Raising Dough at the Darwin Martin House

If you always wanted to bake no-knead bread and you've always wondered what it would be like to live in a Frank Lloyd Wright house, don't miss this opportunity. Learn more...

Whether you are new to baking no-knead bread, or an accomplished loafer, The Daily Slice serves up news, books, pictures, poetry, popular culture, trivia, history, and cautionary tales about bread.

Wednesday
May162012

Bread Beyond the Pale (Ale)

The results are in, the spent grain bread is beyond the pale - very moist, great crumb. Waiting to hear from the brewer exactly what grains were in the batch I baked this bread with.

 

Monday
May072012

Grains Well Spent

According to an article in the Wall Street Journal, "more chefs and bakers around the country are cooking with spent grains, the aromatic byproduct of beer brewing." At Eataly New York, "head baker Paul Mack makes an earthy, nutty bread using spent grains from the three beers brewed upstairs at the Birreria. The bread, which is baked seven days a week, is served in the restaurant and is also for sale by the loaf."

Saturday
May052012

The Wright Gift for Mom

Forget the flowers this year. For Mother's Day give the scent of freshly-baked bread instead. On June 2 your Mom can learn to bake no-knead bread in the Barton House kitchen. Attend the class with her for an even more memorable Mother's Day.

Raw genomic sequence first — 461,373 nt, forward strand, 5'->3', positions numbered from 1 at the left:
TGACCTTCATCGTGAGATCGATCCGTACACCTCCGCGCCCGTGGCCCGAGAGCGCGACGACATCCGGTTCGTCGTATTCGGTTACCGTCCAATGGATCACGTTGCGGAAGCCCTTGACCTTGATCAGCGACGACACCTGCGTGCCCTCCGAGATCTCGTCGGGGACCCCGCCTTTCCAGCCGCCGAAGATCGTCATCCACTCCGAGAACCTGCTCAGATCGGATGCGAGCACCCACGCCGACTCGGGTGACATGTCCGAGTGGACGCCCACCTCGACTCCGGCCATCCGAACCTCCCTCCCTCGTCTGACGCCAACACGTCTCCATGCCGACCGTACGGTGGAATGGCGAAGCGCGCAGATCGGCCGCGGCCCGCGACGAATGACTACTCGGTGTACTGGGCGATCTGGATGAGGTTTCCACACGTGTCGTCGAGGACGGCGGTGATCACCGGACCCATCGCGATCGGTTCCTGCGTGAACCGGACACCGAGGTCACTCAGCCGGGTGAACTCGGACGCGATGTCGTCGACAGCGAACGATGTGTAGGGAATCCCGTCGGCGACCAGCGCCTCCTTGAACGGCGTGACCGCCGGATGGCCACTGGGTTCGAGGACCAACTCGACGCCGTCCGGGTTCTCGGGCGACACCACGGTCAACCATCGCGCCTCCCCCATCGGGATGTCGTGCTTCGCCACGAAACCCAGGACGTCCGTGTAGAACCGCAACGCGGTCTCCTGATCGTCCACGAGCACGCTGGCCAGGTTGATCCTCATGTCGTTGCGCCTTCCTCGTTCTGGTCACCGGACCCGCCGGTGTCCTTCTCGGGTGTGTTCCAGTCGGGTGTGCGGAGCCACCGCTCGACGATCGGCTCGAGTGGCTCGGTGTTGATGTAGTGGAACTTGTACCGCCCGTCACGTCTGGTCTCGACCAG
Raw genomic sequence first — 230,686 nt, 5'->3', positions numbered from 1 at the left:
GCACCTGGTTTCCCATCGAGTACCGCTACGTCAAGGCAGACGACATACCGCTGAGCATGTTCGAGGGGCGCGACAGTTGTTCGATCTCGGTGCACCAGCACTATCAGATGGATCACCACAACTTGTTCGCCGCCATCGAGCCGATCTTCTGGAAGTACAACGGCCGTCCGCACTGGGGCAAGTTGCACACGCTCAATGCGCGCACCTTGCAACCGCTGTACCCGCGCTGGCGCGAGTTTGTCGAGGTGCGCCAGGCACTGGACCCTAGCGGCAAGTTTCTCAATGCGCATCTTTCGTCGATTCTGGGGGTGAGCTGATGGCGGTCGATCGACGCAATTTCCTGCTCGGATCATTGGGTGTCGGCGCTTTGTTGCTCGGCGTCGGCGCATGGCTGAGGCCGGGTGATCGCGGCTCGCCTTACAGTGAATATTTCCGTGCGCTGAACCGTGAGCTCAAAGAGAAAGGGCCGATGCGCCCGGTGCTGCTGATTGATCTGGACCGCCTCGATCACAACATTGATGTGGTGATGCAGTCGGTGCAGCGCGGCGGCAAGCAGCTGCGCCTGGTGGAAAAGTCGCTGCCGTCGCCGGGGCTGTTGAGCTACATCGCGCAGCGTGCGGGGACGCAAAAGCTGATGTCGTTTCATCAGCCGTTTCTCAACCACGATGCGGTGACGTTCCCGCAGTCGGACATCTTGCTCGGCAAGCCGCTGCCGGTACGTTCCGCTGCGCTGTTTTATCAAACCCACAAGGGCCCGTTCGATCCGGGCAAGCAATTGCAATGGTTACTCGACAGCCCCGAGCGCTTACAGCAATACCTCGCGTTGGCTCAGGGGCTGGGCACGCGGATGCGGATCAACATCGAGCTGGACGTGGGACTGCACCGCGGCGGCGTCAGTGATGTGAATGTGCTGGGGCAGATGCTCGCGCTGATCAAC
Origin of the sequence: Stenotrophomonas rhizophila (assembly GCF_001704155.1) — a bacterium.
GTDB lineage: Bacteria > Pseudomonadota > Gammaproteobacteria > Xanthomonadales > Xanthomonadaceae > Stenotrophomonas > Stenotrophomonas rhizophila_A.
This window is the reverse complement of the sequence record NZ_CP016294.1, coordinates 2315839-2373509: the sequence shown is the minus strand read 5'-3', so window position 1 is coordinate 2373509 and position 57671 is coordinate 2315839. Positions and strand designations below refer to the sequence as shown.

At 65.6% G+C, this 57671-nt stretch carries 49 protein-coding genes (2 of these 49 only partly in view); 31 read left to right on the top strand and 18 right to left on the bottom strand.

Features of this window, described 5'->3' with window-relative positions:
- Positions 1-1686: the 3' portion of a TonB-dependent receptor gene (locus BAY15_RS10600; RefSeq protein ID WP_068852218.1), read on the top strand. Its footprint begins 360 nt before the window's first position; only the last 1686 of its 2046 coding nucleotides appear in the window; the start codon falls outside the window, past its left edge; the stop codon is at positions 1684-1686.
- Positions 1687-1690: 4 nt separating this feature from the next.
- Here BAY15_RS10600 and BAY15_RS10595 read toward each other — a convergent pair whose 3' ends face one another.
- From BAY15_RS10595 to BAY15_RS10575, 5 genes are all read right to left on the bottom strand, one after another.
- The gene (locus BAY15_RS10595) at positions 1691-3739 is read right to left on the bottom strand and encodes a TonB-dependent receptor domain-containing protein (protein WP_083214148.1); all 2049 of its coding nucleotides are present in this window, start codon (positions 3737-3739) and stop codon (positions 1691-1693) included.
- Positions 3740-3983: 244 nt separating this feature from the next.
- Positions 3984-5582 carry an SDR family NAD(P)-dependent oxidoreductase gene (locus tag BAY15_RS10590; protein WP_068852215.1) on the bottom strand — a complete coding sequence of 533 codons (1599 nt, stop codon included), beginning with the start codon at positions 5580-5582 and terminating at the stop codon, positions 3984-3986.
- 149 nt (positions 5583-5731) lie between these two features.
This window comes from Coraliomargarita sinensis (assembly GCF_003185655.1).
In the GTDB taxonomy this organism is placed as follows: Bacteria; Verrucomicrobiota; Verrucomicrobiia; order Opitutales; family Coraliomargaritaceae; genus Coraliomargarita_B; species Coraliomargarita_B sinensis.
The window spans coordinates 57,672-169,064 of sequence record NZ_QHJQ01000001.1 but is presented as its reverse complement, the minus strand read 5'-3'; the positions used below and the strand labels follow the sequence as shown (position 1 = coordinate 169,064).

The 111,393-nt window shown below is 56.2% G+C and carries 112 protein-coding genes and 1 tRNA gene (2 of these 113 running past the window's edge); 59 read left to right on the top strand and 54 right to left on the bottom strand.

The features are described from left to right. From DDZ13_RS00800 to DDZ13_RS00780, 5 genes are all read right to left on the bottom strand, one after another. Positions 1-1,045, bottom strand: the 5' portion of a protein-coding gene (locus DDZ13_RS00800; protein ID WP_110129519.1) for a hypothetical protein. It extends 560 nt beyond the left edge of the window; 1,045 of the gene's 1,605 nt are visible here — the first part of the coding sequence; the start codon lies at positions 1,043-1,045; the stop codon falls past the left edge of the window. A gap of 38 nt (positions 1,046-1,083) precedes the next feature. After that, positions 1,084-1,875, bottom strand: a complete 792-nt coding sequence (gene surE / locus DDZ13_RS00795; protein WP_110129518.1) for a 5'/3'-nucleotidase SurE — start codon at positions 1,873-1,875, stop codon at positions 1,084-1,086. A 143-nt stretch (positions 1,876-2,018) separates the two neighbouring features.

Thursday
May032012

Home baking is a mistake

Aaron Bobrow-Strain is an associate professor of politics at Whitman College. His essay, What Would Great Grandmother Eat? is adapted from his new book from Beacon Press, White Bread: A Social History of the Store-Bought Loaf. From it we learn that the food politics of the 20s and 30s were just a contentious as today's:

Even that sentimental icon of all that is good—"Mother's bread"—was denounced under the banner of a safe and efficient diet. Scientific American, women's magazines, and home-economics textbooks portrayed careless home baking as a threat to family health, while other observers wondered whether even the most careful housewife should bake at all. "The modern baker's oven has a germ-killing power that is far beyond that of a household oven," the Atlanta Constitution warned, and a New Castle, Pa., reporter confirmed that baking factories' "great white ovens ... properly kill the yeast germs." "You and your little oven cannot compete. ... It is scientifically proven that home baking is a mistake from every standpoint."